- Amplification. The Internet can add continuity and depth to single-channel marketing programs; the goal is to increase the engagement of existing and potential customers. The Internet can also provide a critical market-sensing test, providing marketers with metrics that help them decide whether to scale up or cut back programs in other media.
- Differentiation. The Internet can support a feature or service that will differentiate the brand, by augmenting a firm’s services or products with information, entertainment, or other added values.
- Integration. The Internet can help integrate multiple brand-building approaches by being a common component and a forum where they can appear together, thus demonstrating synergy and consistency.
Behind all three concepts lies a single force: involvement. Absent its consideration, it is easy to dismiss the Internet as an insignificant brand-building tool. With click-through rates averaging around 0.2 percent, it’s clear that most banner advertising doesn’t work. The meltdown of so many e-commerce and e-content concepts (recall Pets.com and Eve.com) has shown that early assumptions about the Internet, such as that first-time visitors not only return again and again, but also respond to banner ads, were simply wrong.
Looking at the smoldering ruin that was digital mania, it is tempting to conclude that the Internet was overrated and oversold, and that its appropriate place is at the margins of a company’s brand building, tucked somewhere between the catalog division and point-of-purchase display design.
But the medium’s growth alone indicates that something powerful — and powerfully different — is at work in the online world. There are more than 75 million active users each month in the United States and 260 million worldwide, according to Nielsen//NetRatings Inc., which projects growth for at least five more years. Yahoo and AOL each get more than 100 million visitors a month worldwide.
Moreover, the time consumers spend on the medium continues to grow. The average at-home user in the U.S. now spends more than 10 hours per week on the Web, a figure that has increased markedly for at least the last three years. For AOL members, the number is much higher, as it is for workplace users. This involvement in the medium — for consumption of the Internet is, by definition, active, requiring a continuing series of decisions and actions, which distinguishes it from the more passive consumption of conventional media — adds a dimension to communications between the brand and consumer that is potentially even greater than the engagement difference of radio over newspapers, or television over radio.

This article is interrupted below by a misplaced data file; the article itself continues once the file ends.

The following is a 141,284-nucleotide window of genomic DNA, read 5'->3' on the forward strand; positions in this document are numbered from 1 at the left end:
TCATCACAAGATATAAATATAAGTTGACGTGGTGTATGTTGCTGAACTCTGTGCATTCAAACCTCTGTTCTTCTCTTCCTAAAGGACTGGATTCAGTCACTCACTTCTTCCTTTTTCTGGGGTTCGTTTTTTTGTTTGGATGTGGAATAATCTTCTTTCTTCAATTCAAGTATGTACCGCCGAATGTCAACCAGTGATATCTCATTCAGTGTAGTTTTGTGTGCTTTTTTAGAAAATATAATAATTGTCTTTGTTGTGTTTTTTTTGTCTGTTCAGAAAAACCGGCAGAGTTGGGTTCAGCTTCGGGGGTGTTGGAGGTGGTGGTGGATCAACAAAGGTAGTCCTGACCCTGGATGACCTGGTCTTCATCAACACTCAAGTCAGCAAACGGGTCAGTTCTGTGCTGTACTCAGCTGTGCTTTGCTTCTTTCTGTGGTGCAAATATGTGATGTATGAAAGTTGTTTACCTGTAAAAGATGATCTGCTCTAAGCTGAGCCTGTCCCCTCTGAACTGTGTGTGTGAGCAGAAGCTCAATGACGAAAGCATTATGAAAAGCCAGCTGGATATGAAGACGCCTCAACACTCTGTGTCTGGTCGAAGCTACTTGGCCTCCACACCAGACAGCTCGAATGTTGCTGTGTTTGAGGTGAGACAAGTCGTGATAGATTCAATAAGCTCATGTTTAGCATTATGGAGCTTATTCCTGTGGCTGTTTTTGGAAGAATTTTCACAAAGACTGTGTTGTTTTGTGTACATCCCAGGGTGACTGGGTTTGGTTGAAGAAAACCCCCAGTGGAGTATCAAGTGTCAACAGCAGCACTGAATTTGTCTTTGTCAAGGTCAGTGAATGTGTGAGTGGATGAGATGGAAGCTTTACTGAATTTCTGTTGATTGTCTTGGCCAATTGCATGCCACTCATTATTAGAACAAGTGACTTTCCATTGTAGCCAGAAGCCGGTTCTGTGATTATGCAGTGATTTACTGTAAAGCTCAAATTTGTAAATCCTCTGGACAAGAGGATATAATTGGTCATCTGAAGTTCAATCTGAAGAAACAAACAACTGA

The involvement power of a medium is of central importance to marketers. The strength of a brand depends on customer–brand relationships. Such relationships are defined by the quality, intensity, and quantity of the experiences that link the brand with its customers or potential customers. Relationships can translate into loyalty, which, even if weak, can help drive crucial incremental sales and share gains. The Internet provides the opportunity to create additional experiences, experiences that are potentially positive and meaningful, even when they are not intense.
Leverage and Amplify
Brand-building programs can be rendered more effective when the online presence is used to amplify such offline programs as customer promotions, sponsorships, guerrilla marketing, retail experience, and even advertising. Offline programs can do the same for online branding.
Sometimes online support can mean the difference between failure and success for a customer promotion. For example, from August to December 2000, PepsiCo Inc. ran a joint promotion with Yahoo Inc. in which 1.5 billion bottles of Pepsi and Mountain Dew branded soft drinks had caps containing codes that could be converted to “Pepsistuff points” on the www.pepsistuff.com or www.dewstuff.com sites. Consumers could accumulate points they could then use to obtain prizes or as currency for shopping and auctions on Yahoo. The promotion attracted 3.5 million participants and boosted sales of both beverages by a total of 5 percent, especially impressive in the context of an industry experiencing almost no growth. Pepsi had held a similar version of that promotion offline three years earlier, with results so disappointing it abandoned the project. The Web support, however, turned it into a significant success.